No Thank You, I Do Not Want Any Fries With That!

By Plume Apparition

Obesity is on the rise; more and more of us should shout out "No thank you, I do not want any fries with my meal. Obesity means having too much body fat. It is different from being overweight, which means weighing too much. Both terms mean that a person's weight is greater than what's considered healthy for his or her height. BMI, a standard measure to determine obesity, is calculated using weight and height.

A BMI of more than 25 is considered overweight, and more than 30 is obese. Obesity occurs over time when you eat more calories than you use. The balance between calories-in and calories-out differs for each person. Factors that might tip the balance include your genetic makeup, overeating, eating high-fat foods and not being physically active.

The bad news

Being obese increases your risk of diabetes, heart disease, stroke, arthritis, eye disease and some cancers.

The good news

If you are obese, losing even 5 to 10 percent of your weight can delay or prevent some of these diseases.

Blame it on Mom

A study by Dr. Mary Beth Terry at Columbia University in New York City of a group of 261 women born between 1959 and 1965 found that the amount of weight a woman's mother gained during pregnancy influenced her risk of being overweight at age 20 with every 10-pound increase in weight gain associated with a 65 percent greater likelihood of being overweight.

But maternal pregnancy weight gain had no effect on whether or not a woman would be overweight at age 40, suggesting that current environmental factors had a greater influence.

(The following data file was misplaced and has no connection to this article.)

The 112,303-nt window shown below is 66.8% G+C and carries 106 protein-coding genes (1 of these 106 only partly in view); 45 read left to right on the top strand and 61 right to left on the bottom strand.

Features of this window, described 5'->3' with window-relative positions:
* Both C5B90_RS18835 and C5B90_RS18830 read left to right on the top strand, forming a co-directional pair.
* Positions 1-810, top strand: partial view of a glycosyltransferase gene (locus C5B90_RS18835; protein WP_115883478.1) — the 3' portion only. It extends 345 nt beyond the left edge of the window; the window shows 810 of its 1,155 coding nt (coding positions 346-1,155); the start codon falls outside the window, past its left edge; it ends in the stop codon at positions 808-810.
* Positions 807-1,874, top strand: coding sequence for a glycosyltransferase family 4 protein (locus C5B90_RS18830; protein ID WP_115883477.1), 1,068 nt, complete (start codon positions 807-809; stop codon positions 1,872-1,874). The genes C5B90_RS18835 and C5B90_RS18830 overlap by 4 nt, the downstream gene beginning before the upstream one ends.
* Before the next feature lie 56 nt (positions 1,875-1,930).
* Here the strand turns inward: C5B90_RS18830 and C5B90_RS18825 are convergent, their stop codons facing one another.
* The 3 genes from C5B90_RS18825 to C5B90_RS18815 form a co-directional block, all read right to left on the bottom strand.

Mom's body mass index, as well as her own birth weight, also influenced the likelihood that the daughter would be overweight at age 20, but not at age 40.

Rapid weight gain between one and seven years of age was the only factor to influence obesity risk at both time points.

Given that people today are heavier than they were four decades ago, and that women tend to gain more weight during pregnancy (averaging 30.5 pounds in 2003), compared to 22 pounds in the early 1960s), "these trends all point to dramatic long-term consequences for the prevalence of overweight in adulthood", Terry and her team note.

Nevertheless, she added in an interview, the finds should not be interpreted as discouraging women from gaining enough weight during pregnancy. "Having a healthy weight gain and having a healthy size baby at birth is very important for reducing infant mortality." Terry said. Obesity Linked to Eye Disease

OVERWEIGHT people are urged to shape up or risk losing their eye sight. Source: The "Daily Record" in Glasgow, UK

Scientists have found a link between obesity and a range of eye problems, including glaucoma, which can lead to blindness.

They say it is common knowledge that expanding waistlines are linked to conditions such as diabetes, heart disease and cancer.

Now opticians warn the prospect of eye disease should also be a powerful incentive to lose weight.

Professor Michael Belkin, professor of ophthalmology at Tel Aviv University in Israel, found a link between obesity and four eye diseases that cause blindness, age-related eye degeneration, cataracts, glaucoma and retinopathy.

"While this is something that most ophthalmologists know, it's not common knowledge and it should be."

"It's the risk factor that no one talks about."

BMI and colon cancer

NEW YORK (Reuters Health) - For men, the risk of colon cancer increases with body weight in a nearly linear manner, a study shows. For women, the risk is more variable but still trends upward, particularly for those younger than age 67.

The findings highlight the importance of weight control for colon cancer prevention, Dr. Kenneth F. Adams, of the National Institutes of Health in Rockville, Maryland, and colleagues conclude in a report in the American Journal of Epidemiology.

They examined the association between body mass index (BMI) and colorectal cancer incidence in 307,708 men and 209,436 women enrolled in the NIH-AARP Diet and Health Study.

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